Alina Simone continues on her trajectory to stardom! She’s a singer/songwriter living in Brooklyn, New York. Born in Kharkov, Ukraine , she came to the U.S. as a young girl – the daughter of political refugees. Raised near Boston, where she graduated from art school, she moved to Austin, Texas where she played solo on Sixth Street. She released her first EP in 2005 (Prettier in the Dark), and her first album in 2007 (Placelessness). She rapidly won praise and critical acclaim for her work.
In 2008, Alina released Crying Out To Me, Beware winning critical acclaim from The New Yorker, BBC’s “The World,” Billboard Magazine, Spin Magazine, New York Magazine, NPR, USA Today, The Wall Street Journal and Pitchfork among many others. Her most recent rerlease is Make Your Own Danger. She has shared the stage with artists including Final Fantasy, Loney Dear, Alele Diane, The Dodos, Fiery Furnaces, Castanets, Dead Meadow, The Duchess and the Duke, Franz Ferdinand and many others. She has written a collection of essays about Russia, family and the tragic-comic struggle to make it in indie rock, “You Must Go out and Win”, published this year by the Faber imprint of Farrar, Straus. Finally, you can hear Alina’s music in the current CNN documentary “CNNGo New York”.Alina, it’s great to know you and have the opportunity to introduce you to our readers who might not have had the good fortune to hear your music. You graduated from school in Boston and then on to Austin . How did that happen? Tell us about your Austin experience – we know Sixth Street pretty well at HorizonVU Music. Priceless anecdotes are welcome.
AS: I had just graduated from college and simply applied for a job in Austin because I’d grown up in the north and was sick of the freezing cold. I ended up busking on Sixth Street because I had terrible stage fright. I remember circling the block around the Ruta Maya coffeeshop in my car on open mic night, too afraid to go inside.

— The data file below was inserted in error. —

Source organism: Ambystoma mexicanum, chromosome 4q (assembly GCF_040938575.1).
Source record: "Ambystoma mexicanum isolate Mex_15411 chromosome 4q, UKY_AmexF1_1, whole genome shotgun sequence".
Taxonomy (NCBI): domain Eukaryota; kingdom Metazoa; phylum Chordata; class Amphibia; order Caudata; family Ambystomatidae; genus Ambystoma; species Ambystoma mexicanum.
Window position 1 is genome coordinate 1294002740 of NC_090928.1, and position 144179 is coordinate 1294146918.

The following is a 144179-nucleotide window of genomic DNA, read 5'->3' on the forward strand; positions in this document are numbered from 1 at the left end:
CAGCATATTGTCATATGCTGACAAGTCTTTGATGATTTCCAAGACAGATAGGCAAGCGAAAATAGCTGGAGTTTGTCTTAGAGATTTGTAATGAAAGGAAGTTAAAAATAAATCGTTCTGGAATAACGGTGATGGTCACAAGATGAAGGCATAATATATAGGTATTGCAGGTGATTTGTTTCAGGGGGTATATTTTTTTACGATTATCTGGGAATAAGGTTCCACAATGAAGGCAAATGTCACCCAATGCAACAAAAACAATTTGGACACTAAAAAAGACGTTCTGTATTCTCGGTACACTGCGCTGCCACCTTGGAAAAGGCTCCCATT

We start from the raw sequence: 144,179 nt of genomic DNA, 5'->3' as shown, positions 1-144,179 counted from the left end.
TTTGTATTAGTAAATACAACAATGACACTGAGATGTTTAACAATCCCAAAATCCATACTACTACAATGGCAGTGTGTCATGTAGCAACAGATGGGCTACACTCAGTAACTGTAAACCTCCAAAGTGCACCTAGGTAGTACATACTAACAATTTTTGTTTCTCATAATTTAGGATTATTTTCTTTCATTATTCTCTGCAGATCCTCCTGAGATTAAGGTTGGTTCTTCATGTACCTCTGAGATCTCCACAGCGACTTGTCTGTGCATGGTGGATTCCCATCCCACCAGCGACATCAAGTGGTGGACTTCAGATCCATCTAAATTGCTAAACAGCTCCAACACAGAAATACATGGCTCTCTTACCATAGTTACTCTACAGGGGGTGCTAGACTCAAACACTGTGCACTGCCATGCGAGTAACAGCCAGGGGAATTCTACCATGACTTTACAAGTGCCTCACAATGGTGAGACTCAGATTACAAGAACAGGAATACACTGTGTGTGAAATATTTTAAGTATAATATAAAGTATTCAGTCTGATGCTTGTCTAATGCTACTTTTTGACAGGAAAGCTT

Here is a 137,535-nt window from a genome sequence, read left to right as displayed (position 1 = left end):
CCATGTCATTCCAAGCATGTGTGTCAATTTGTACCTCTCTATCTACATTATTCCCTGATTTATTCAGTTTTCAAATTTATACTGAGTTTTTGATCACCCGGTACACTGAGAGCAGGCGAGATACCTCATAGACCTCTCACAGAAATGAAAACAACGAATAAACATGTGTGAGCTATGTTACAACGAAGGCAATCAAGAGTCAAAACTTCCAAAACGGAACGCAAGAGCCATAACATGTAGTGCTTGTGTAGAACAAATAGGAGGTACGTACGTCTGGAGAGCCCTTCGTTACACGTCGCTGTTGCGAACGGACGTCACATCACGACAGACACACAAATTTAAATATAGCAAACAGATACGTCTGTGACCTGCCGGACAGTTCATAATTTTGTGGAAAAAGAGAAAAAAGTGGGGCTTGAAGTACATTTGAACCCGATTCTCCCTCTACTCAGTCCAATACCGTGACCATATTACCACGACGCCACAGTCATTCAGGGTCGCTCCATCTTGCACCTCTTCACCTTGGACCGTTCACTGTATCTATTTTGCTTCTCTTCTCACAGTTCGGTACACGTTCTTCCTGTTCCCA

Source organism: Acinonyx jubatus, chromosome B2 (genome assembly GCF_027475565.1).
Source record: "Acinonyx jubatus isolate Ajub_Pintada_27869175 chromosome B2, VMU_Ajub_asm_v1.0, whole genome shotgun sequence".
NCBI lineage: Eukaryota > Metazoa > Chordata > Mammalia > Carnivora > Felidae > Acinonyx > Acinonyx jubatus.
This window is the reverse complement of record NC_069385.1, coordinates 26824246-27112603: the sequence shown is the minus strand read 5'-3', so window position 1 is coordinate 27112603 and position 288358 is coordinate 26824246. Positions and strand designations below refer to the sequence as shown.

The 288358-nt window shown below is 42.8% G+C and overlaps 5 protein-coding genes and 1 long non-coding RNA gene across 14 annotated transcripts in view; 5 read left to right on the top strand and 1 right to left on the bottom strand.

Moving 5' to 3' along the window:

Tell us a bit more about our musical development? Where did you get your early inspiration and training?
AS: My earliest inspiration was showtunes and old movies, especially Judy Garland. But when I got a bit older, Sinead O’Connor totally rocked my world. 80’s music was so slick and over-produced; by contrast Sinead’s singing was so raw and wild. She took a lot of risks, musically, which was rare to see represented in the mainstream.
You’ve had what reads as an almost magical rise to success. From the Soviet Union , to Boston , Austin and Brooklyn . You’ve traveled around the world and shared the stage with Final Fantasy, Loney Dear, Alele Diane, The Dodos, Fiery Furnaces, Castanets, Dead Meadow, The Duchess and the Duke, Franz Ferdinand and many others. I could not have been easy. Tell us about a couple of highs, and frankly, some of the lower moments.
AS: Eek! No. No. No. I promise I haven’t had a magical rise to success! Every day is still a struggle. I actually just wrote a book about the low moments, called “You Must Go and Win”. There were a lot of them: dodgy auditions, record deals that fell through, dismal tours…
I think it’s important to remember that independent artists have to do everything on their own initiative: create an album, decide when to release it, organize a tour, etc. Even if they have help organizing these things, the impetus must come from them. Keeping yourself motivated — always — to be a self-starter and build a body of work, even when it feels like no one out there is listening, is one of the hardest things psychologically, about being a musician. It’s very rare that one’s career takes a sudden leap upwards, but it is the incremental work done each day that assures those moments will take place.
I want to get to your book in a minute, but let’s have a look at your fantastic video ” Apocalyptic Lullaby” shot live in Brooklyn!
Terrific! To your book, “You Must Go Out and Win”. It’s a very revealing set of essays tells of your creation. Tell us a bit about the book and what you want the reader to “take away”.
AS: Ah, well, I just answered some of this question above, but basically I try to give a realistic portrait of an artist at the grassroots, DIY level and the crappy jobs, the sketchy apartments, the weird people you have to put up with just to get something accomplished.
We should mention that the book is available at Amazon.com and the link is on the SHOP HorizonVU Music page. Finally, what’s next for
AS: I am currently doing some writing for the New York Times and am working on some other writing projects, including a screenplay. I’d like my next album to be a complete musical departure from the guitar-based music I’ve been making, so for a while I’m just planning to retrench, musically, and spend some time listening, studying and thinking about what I want my new sound to be.
Alina Simone, thank you so very much for your time. We hope that you’ll keep us up-to-date on your work and come to visit us in Paris! We remind readers that they can purchase Alina’s downloads from Make Your Own Danger and her book “You Must Go Out and Win” at SHOP HorizonVU Music. Visit Alina at http://www.alinasimone.com .